How touching that troubled supermarket chain Tesco is still reportedly able to offer its ousted former boss Philip Clarke 10 per cent off his grocery bill for life.
It should certainly help stretch his pension, just £658,000 a year from the company which he left less healthy than when he took over. The £1.2 million termination fee for having to leave early (that tricky accounting scandal) will also be handy.
Meanwhile, of course, the good ship Tesco still appears lost in a sea of litigation, tumbling sales and tax investigations.
Comedy, it seems, is nowadays never far from the tragedy that the UK's biggest retailer has become as it grapples with the worst crises in its 96-year history.
Not that we should detract at all from the effort put into keeping one customer loyal for life. Mr Clarke, your former employer expects.
How much his regular shopping will help is unclear. But as Tesco is so fond of pointing out, every little helps; particularly, we might assume, after recording a £6.4 billion pre-tax loss for the year, one of the largest in corporate history.
When shareholders gather in the QE2 Conference Centre in Westminster on Friday for their annual general meeting, we should expect, and probably hope for, some serious fireworks. The arrangements for Mr Clarke may be the least of many explosive elements.
Mr Clarke is, of course, fully entitled to everything he is contractually owed ,and there is no suggestion of any impropriety in his rewards. But that does nothing to lessen the shock to outsiders from being reminded just how at odds his own fortunes are compared with those of the company he led.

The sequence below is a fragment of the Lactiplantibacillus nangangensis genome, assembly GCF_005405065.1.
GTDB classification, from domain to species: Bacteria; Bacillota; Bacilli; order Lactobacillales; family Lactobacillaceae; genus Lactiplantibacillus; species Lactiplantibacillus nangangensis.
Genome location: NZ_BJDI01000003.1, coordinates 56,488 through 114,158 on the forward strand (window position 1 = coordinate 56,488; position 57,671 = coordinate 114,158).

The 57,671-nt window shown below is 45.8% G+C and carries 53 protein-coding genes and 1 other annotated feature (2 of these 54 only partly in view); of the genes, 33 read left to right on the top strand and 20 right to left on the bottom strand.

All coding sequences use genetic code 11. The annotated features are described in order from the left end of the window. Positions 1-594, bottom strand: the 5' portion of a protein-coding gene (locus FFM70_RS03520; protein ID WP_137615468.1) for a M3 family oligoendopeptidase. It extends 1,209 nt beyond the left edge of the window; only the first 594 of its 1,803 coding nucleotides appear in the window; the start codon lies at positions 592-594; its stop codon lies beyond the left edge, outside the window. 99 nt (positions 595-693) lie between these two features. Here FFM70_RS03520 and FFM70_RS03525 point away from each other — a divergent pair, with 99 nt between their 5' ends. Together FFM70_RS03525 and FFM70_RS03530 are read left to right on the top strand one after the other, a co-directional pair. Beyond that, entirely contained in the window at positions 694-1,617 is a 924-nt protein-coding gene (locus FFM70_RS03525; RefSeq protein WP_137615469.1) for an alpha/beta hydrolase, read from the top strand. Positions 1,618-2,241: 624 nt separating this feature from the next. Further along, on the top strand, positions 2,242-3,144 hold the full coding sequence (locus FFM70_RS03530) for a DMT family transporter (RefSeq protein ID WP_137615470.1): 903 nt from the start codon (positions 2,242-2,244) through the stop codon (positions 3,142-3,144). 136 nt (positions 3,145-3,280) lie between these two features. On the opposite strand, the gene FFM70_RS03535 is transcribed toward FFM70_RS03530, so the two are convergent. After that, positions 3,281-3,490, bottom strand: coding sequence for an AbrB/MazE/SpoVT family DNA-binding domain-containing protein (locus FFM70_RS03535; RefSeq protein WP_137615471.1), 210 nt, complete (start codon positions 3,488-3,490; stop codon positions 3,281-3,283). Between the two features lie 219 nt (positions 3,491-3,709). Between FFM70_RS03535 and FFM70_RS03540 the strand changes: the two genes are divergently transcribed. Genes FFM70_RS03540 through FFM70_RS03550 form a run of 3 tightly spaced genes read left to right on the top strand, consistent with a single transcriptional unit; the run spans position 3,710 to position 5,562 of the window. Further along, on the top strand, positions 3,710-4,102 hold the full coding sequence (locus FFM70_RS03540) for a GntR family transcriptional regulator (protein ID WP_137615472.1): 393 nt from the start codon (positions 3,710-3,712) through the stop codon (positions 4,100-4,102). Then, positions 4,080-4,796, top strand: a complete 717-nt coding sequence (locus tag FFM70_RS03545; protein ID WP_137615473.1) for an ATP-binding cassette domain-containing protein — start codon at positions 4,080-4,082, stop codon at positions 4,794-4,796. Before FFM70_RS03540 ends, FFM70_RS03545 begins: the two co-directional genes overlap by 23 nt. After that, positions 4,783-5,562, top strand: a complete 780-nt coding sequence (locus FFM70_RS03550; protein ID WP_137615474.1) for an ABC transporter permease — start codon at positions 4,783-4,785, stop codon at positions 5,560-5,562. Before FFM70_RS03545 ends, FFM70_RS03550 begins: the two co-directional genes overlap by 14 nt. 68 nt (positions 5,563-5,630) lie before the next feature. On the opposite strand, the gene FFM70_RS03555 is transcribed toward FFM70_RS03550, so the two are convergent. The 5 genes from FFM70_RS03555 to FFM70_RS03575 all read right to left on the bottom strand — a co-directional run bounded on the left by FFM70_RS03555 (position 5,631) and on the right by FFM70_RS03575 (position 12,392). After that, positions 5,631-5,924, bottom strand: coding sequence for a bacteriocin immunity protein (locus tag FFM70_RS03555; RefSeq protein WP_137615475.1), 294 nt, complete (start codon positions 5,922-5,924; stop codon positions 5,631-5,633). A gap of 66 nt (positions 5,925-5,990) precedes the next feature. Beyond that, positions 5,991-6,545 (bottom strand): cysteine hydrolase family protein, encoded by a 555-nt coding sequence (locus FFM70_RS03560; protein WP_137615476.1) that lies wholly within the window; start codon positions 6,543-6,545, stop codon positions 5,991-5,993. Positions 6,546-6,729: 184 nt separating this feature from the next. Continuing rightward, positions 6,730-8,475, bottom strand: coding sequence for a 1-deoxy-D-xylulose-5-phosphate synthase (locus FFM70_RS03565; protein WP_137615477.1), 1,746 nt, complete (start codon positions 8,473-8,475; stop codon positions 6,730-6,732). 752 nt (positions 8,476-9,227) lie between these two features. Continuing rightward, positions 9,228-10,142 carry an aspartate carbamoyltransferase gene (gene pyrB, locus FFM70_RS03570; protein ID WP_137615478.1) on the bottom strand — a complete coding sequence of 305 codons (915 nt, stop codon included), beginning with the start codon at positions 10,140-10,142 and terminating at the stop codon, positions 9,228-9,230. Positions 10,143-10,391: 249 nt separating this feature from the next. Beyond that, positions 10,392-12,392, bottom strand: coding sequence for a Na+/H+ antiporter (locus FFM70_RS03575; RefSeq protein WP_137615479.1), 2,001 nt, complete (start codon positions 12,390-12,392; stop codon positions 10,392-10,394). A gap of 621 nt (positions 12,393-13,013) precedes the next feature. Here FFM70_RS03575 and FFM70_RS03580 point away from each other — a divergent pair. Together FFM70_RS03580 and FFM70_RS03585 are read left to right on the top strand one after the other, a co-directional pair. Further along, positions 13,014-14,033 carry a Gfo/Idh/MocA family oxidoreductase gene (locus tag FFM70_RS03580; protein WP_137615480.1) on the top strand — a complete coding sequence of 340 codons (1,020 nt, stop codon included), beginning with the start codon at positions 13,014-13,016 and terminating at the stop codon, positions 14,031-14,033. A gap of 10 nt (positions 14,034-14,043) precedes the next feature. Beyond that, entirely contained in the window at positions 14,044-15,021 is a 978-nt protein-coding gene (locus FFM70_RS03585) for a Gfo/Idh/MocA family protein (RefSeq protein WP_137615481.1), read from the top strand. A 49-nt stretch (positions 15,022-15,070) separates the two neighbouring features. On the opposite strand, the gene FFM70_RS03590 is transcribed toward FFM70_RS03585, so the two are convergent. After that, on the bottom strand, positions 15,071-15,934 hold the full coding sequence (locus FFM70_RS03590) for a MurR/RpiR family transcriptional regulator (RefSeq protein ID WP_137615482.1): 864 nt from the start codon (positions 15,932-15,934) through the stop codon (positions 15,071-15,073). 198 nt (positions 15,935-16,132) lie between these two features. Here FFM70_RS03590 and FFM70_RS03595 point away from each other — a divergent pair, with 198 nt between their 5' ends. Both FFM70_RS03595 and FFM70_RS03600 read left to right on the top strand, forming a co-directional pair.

Firms do lose their way for all sorts of reasons, but there is a whiff of hubris about the board not even expressing regret at such a vast payment to someone on whose watch disaster struck. Captains, ships and rocks spring to mind.
At a time when corporate remuneration generally is a source of shareholder friction, and as other professional grades in life battle to keep incomes as they were even five years ago, there is something jaw-dropping about this one.
Is revolution in the air on Friday? It could be in answer to the "let them eat cake," insouciance from the Tesco board, which might as well add, given the poor results: "And we don't even mind if it isn't our cake."
The problems facing Tesco, even as its new management battles traditional rivals and incursions by Aldi and Lidl, are deep and the sort that spook shareholders and investors in particular.
It seemed, and still does, quite extraordinary that Tesco could artificially inflate profits by £263 million. It remains an accounting scandal of monumental proportions, the sort that will fill text books for years to come.
There is talk of Tesco trying to negotiate for a deferred prosecution, which is a little similar to non-prosecution. Well, they would. But actually standards of corporate governance must not only be upheld, but seen to be.
The Tesco accounting problems must be thoroughly and publicly examined, and blame attributed if necessary. Above all, confidence in how firms produce their books must be unquestioned or the whole shareholding edifice of our economy is threatened.
Tesco was for many years a celebrated, expanding emblem of great British business success. But with that status also comes a responsibility to be an ambassador for good corporate governance.